Monday, September 16, 2013

Daily Links 9-16-13

Spies, bookish art, marriage as a covenant, and more in today's links.


The beauty queen who was Winston Churchill's favorite spy and might have been the inspiration for Vesper Lynd in Ian Fleming's Casino Royale.


Some really cool bookish art:


Tim Keller on The Marriage Covenant:

In sharp contrast with our culture, the Bible teaches that the essence of marriage is a sacrificial commitment to the good of the other. That means that love is more fundamentally action than emotion. But in talking this way, there is a danger of falling into the opposite error that characterized many ancient and traditional societies. It is possible to see marriage as merely a social transaction, a way of doing your duty to family, tribe and society. Traditional societies made the family the ultimate value in life, and so marriage was a mere transaction that helped your family’s interest. By contrast, contemporary Western societies make the individual’s happiness the ultimate value, and so marriage becomes primarily an experience of romantic fulfillment. But the Bible sees GOD as the supreme good – not the individual or the family – and that gives us a view of marriage that intimately unites feelings AND duty, passion AND promise. That is because at the heart of the Biblical idea of marriage is the covenant.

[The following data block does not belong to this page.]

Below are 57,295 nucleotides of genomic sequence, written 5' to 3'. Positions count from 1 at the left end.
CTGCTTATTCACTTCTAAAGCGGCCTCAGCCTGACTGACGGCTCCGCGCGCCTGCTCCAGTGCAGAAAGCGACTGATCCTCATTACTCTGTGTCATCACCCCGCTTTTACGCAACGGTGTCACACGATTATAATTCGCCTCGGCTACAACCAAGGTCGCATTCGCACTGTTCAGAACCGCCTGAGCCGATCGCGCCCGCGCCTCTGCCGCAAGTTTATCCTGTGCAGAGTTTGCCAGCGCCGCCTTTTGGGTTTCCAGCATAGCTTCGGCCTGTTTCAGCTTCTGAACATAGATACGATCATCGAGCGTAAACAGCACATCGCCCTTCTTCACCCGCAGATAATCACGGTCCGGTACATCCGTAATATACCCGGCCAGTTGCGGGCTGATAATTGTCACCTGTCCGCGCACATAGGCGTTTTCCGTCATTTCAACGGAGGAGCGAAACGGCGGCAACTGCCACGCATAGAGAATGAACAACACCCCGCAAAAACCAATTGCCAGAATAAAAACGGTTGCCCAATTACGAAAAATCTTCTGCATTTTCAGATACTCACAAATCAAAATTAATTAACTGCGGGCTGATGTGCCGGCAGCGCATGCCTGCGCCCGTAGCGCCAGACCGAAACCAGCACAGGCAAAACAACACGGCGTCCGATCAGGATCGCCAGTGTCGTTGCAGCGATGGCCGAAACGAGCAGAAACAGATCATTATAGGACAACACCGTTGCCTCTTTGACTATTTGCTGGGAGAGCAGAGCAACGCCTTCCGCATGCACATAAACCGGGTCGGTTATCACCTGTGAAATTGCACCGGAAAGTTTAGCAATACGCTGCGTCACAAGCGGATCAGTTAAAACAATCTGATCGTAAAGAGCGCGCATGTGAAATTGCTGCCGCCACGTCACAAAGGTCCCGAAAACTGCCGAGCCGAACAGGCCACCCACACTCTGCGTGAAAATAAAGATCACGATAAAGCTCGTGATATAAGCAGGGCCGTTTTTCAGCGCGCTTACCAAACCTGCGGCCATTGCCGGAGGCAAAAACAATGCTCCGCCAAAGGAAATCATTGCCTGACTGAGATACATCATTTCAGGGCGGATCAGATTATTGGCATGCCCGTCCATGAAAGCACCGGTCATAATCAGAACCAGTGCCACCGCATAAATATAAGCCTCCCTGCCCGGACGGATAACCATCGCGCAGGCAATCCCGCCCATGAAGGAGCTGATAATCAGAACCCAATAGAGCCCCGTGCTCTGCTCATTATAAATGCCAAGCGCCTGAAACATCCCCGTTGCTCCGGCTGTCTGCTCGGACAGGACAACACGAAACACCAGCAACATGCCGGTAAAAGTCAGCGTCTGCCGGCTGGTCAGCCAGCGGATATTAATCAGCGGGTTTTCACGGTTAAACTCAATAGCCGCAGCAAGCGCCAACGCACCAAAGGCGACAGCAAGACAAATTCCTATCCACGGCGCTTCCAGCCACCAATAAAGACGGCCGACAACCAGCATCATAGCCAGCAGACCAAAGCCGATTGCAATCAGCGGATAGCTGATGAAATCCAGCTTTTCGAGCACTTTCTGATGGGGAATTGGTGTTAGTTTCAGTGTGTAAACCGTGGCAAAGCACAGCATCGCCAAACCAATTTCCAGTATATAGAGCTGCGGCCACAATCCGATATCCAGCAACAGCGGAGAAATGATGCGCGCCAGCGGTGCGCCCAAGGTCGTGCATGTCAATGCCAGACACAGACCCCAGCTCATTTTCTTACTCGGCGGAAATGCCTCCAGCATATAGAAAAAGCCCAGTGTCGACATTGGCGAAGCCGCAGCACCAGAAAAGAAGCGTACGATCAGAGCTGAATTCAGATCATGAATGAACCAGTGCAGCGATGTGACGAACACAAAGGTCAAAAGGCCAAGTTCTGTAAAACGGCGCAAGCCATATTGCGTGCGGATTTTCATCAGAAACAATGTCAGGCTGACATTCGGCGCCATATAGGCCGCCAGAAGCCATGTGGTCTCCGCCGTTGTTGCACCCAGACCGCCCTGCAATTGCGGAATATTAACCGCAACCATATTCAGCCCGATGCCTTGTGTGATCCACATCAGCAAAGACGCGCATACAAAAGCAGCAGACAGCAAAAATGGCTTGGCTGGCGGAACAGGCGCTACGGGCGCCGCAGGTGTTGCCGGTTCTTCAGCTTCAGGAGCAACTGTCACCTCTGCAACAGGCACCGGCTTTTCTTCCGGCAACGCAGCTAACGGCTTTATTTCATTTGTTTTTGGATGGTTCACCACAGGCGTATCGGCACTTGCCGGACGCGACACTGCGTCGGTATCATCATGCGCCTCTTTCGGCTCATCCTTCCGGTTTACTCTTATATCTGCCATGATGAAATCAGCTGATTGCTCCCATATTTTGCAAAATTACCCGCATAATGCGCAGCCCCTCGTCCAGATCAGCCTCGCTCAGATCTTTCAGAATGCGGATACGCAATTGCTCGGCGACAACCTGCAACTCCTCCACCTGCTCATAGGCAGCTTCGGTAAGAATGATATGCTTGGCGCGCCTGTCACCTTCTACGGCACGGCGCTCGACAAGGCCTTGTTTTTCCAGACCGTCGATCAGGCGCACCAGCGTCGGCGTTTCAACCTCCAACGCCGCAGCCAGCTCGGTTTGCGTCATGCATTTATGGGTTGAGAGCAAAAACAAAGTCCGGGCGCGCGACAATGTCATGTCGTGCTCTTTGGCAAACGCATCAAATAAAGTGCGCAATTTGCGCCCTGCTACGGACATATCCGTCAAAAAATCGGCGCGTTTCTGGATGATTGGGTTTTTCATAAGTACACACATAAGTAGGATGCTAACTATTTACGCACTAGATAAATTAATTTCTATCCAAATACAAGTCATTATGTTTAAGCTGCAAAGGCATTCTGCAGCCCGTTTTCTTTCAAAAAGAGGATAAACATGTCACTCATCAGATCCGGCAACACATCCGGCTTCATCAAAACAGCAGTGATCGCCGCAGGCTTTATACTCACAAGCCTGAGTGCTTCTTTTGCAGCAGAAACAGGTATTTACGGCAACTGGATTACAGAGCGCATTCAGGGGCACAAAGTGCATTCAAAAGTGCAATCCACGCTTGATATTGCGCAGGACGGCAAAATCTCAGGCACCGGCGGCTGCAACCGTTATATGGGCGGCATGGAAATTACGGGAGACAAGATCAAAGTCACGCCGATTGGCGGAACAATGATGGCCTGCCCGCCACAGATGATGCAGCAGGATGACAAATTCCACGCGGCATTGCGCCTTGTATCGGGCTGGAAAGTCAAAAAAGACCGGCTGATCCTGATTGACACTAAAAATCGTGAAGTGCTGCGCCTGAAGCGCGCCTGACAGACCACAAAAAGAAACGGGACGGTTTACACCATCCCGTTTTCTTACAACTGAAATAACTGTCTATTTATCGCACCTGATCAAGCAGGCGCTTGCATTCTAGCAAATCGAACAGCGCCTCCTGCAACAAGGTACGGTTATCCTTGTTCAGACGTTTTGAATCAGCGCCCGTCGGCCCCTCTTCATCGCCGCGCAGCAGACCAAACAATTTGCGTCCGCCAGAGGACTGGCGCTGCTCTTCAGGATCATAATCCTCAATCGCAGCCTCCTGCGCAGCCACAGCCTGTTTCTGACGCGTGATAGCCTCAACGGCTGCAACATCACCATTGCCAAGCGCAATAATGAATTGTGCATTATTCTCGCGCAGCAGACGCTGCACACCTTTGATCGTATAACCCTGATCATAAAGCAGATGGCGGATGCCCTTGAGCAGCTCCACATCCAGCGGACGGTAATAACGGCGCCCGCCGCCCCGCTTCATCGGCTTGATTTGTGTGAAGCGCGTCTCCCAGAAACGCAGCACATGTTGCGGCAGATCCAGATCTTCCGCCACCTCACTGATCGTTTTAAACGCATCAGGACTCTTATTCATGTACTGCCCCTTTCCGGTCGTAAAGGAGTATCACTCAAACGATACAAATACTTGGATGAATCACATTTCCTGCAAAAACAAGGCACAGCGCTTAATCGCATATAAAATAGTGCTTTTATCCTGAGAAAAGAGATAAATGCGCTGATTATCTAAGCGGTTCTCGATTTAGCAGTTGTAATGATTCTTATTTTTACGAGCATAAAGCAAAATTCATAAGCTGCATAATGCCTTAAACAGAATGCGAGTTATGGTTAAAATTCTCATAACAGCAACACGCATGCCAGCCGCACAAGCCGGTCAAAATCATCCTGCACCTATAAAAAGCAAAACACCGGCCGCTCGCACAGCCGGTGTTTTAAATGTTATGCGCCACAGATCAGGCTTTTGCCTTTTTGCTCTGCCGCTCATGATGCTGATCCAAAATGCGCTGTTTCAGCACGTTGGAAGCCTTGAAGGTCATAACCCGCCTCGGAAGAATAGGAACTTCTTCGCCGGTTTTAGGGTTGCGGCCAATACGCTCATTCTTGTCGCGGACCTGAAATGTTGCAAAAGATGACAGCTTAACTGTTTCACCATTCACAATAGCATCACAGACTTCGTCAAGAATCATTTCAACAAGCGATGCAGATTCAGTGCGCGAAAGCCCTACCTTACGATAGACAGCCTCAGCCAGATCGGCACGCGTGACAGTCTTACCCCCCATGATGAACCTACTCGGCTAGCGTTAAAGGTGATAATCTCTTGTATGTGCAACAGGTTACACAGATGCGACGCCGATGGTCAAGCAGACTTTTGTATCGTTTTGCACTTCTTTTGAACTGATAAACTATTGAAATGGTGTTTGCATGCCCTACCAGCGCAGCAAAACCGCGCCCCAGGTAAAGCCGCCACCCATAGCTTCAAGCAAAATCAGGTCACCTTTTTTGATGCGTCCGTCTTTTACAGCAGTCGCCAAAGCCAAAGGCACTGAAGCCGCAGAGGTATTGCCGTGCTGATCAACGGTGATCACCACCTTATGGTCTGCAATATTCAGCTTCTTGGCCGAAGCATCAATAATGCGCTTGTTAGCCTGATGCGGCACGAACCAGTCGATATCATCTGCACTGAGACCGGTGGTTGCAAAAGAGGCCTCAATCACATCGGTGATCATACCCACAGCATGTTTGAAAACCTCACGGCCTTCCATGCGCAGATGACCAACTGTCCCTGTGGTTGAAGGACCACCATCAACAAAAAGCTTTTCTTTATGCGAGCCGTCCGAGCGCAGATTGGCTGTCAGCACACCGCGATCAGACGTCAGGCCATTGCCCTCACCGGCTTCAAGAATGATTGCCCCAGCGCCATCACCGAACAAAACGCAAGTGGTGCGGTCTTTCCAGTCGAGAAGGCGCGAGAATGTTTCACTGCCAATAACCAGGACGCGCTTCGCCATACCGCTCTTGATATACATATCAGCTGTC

Tips for changing your reading habits. I think I would be a much more effective reader if I applied all three of these tips.


Four in Ten College Grads Don't Need a Degree for Their Work

A majority of American workers have jobs that do not require a college degree, according to a new Gallup. This finding wouldn’t be particularly surprising if it were only blue-collar workers saying this, but the poll also found that four in ten college grads agreed that they don’t need a college degree for the work they do.
It’s not exactly a shock at this point that college grads haven’t been able to make the most of their degrees, but when nearly half of the country’s college students are wasting money on degrees that they believe have done nothing to prepare them for their jobs, there’s obviously a problem. These findings can’t be chalked up entirely to undergraduates’ poor choices; college degrees have increasingly become prerequisites for jobs that could easily be performed by high school grads. In many cases, employers are just looking to a college degree as a quick signifier of an applicant’s determination and work ethic, not as a sign of skills learned.

Hat tip Instapundit

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